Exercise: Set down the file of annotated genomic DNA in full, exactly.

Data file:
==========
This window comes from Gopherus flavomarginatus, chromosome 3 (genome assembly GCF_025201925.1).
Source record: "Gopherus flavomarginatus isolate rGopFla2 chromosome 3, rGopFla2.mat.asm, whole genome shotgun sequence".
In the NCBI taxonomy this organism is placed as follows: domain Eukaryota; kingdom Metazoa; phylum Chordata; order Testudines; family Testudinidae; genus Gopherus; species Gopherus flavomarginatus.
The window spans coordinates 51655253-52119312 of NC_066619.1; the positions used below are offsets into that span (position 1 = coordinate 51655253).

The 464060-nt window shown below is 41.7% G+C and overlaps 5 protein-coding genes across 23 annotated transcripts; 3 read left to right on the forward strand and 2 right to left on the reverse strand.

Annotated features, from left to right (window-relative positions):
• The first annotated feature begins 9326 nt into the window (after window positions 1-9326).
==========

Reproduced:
This window comes from Gopherus flavomarginatus, chromosome 3 (genome assembly GCF_025201925.1).
Source record: "Gopherus flavomarginatus isolate rGopFla2 chromosome 3, rGopFla2.mat.asm, whole genome shotgun sequence".
In the NCBI taxonomy this organism is placed as follows: domain Eukaryota; kingdom Metazoa; phylum Chordata; order Testudines; family Testudinidae; genus Gopherus; species Gopherus flavomarginatus.
The window spans coordinates 51655253-52119312 of NC_066619.1; the positions used below are offsets into that span (position 1 = coordinate 51655253).

The 464060-nt window shown below is 41.7% G+C and overlaps 5 protein-coding genes across 23 annotated transcripts; 3 read left to right on the forward strand and 2 right to left on the reverse strand.

Annotated features, from left to right (window-relative positions):
• The first annotated feature begins 9326 nt into the window (after window positions 1-9326).